Animals were never strangers to warfare. From ancient times horses, elephants and dogs saw wide use in combat, assuming important roles which were often crucial in achieving victories on the battlefield.
As centuries passed and weapons progressed, animals still remained key components in issues like transport and communication.
During WWII, governments of major belligerents in the conflict financed some odd projects that involved using animals as weapons ― from Soviet explosive-packed dogs that were to storm enemy tanks and trenches, to the U.S. bat-bombs, packed with bats each equipped with an incendiary device intended to start random wildfires across enemy territory.
The British also planned to use rat carcasses that had plastic explosive sewn into them and plant them in locomotives so that the driver would mistakenly throw a rat into the train’s boiler, causing a massive explosion.
This plan, together with many others, was never actually applied to the field of battle.
However, the interest in using animals in combat during the Second World War inspired American psychologist and one of the pioneers of behaviorism, B. F. Skinner, to turn to pigeons as means of providing the Allies with a more accurate bomb which would use guidance to hit its target.
Needless to say that during the bombing raids in WWII, numerous bombs went to waste as their accuracy was highly unreliable.
Skinner was known to use pigeons from his earlier experiments related to psychology, and in this case, he believed he could train them to serve as guided-bomb pilots.
Technology at the time prevented the U.S. scientists creating a functional radar-guided bomb, so Skinner proposed that instead of an electronic device, let a pigeon guide the bomb to its target.
Dubbed as the “Pigeon Project,” Skinners plan involved the unpowered airframe of an earlier prototype developed by the National Bureau of Standards, intended for development of radar-guided bombs.
The bomb was shaped like a small glider and included wings and tail surfaces. In the center of the device, there was an explosive warhead section and a “guidance section” in the nose cone.
The entrapment was to function using the following principle: one to three pigeons placed in the guidance section of the bomb were faced with a screen mounted on pivots.
On the other side of the screen were three lenses mounted in the nose. Their role was to project the image of the target onto the screen.
The screen was fitted with sensors which measure angular movement, and the pigeons were trained to peck their beaks on the image of the target.
If the bomb went off course, the image on the screen based on pivots would move also. The pigeons would follow by pecking on the screen, as the image went further to one of the corners of the screen.
U.S. Army Air Corps flight school (1936)
The pecking would cause the sensors to recognize the signal and send information to the wings and tail surfaces, which would commence steering the bomb in the same direction in which the screen inside the nose cone had moved, thus returning it back to course.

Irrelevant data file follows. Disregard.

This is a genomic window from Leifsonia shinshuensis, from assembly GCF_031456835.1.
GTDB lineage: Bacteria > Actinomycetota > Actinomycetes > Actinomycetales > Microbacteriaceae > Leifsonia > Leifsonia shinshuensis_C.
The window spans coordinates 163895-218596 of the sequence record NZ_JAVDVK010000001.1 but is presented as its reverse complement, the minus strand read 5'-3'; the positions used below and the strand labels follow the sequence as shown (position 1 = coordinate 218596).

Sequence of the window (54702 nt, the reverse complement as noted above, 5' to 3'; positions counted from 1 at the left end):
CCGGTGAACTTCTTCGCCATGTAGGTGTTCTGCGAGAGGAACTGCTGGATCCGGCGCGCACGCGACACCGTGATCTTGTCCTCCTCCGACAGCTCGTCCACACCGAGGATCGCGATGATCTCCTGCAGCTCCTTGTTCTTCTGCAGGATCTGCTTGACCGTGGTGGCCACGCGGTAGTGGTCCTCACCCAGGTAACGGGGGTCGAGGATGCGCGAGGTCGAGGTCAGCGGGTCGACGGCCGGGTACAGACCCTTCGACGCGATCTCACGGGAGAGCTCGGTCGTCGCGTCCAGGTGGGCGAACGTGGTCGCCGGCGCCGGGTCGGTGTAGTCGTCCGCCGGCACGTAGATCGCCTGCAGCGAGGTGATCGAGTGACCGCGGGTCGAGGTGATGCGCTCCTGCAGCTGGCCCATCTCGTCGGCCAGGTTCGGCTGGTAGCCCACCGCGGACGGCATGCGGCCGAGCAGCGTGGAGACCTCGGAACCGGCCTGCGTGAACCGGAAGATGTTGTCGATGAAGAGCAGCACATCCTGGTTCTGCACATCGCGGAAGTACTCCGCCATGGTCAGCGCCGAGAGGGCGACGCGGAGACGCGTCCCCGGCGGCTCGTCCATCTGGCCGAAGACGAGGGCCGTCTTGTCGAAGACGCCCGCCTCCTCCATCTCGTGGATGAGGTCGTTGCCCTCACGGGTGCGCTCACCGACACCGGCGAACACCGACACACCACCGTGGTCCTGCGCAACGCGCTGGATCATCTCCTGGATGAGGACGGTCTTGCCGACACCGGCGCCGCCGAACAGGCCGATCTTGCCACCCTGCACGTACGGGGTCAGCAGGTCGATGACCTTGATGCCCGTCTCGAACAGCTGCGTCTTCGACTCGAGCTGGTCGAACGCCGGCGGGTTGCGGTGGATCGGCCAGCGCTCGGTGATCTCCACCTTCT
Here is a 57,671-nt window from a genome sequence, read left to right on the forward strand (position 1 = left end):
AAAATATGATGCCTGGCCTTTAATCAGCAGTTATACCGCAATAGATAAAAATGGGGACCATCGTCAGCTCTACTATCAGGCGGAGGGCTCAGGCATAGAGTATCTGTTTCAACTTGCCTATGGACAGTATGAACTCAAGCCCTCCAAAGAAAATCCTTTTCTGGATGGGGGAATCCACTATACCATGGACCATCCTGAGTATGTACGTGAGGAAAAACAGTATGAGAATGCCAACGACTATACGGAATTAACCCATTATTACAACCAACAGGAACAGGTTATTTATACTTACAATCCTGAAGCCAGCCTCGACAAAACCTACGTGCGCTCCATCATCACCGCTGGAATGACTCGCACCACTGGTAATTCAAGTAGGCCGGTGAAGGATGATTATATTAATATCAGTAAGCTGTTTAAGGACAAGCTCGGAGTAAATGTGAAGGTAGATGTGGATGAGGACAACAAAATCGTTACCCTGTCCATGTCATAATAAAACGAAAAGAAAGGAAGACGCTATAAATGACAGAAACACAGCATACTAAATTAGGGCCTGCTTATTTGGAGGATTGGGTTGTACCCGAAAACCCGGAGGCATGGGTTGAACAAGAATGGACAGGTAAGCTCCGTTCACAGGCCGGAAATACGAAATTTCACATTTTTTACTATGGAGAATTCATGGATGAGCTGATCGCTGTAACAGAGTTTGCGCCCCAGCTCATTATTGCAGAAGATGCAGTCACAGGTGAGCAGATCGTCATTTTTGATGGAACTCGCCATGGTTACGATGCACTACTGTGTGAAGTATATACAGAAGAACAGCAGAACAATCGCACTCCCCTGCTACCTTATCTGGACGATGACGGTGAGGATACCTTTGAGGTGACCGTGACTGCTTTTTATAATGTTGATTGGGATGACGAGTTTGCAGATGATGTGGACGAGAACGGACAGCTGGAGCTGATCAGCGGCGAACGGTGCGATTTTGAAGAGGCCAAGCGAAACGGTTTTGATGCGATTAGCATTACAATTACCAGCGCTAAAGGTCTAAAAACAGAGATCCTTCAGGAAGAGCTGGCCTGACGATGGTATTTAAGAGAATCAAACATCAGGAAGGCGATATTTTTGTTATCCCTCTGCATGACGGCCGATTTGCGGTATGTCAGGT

The movement would cause the screen to return to its central position, urging the pigeons to continue pecking on the image of the target, further correcting any deviation in the course.
Apart from masterminding the entire idea, Skinner’s main role was to use operational conditioning to train the pigeon to peck at the image.
The principle itself was basically an analog version of early electronic guidance systems in which electric signals performed the role of the birds ― detecting the target and preventing deviation from the course.
Even though in theory the plan could work, Skinner noted that the main problem of the project was that no one took the idea seriously enough.
Only a mention of pigeons would cause laughter among the members of the National Defense Research Committee board, who saw the project as eccentric, even for wartime conditions.
Nevertheless, Skinner received $25,000 to fund his project and reportedly made progress in training the pigeons. However, by 1944 the “Bat” radar-guided glide bomb was developed and successfully tested.
This derailed further research in creating “pigeon-guided bombs” as the military canceled the project on October 8, 1944, providing the following explanation:
“Further prosecution of this project would seriously delay others which in the minds of the Division have a more immediate promise of combat application.”
For a short while, the project was reactivated in 1948, under the codename Project Orcon, only to be canceled again, as the electronic guidance systems took the missile technology into a new era of development.
Nikola Budanovic is a freelance journalist who has worked for various media outlets such as Vice, War History Online, The Vintage News, and Taste of Cinema. His main areas of interest are history, particularly military history, literature and film.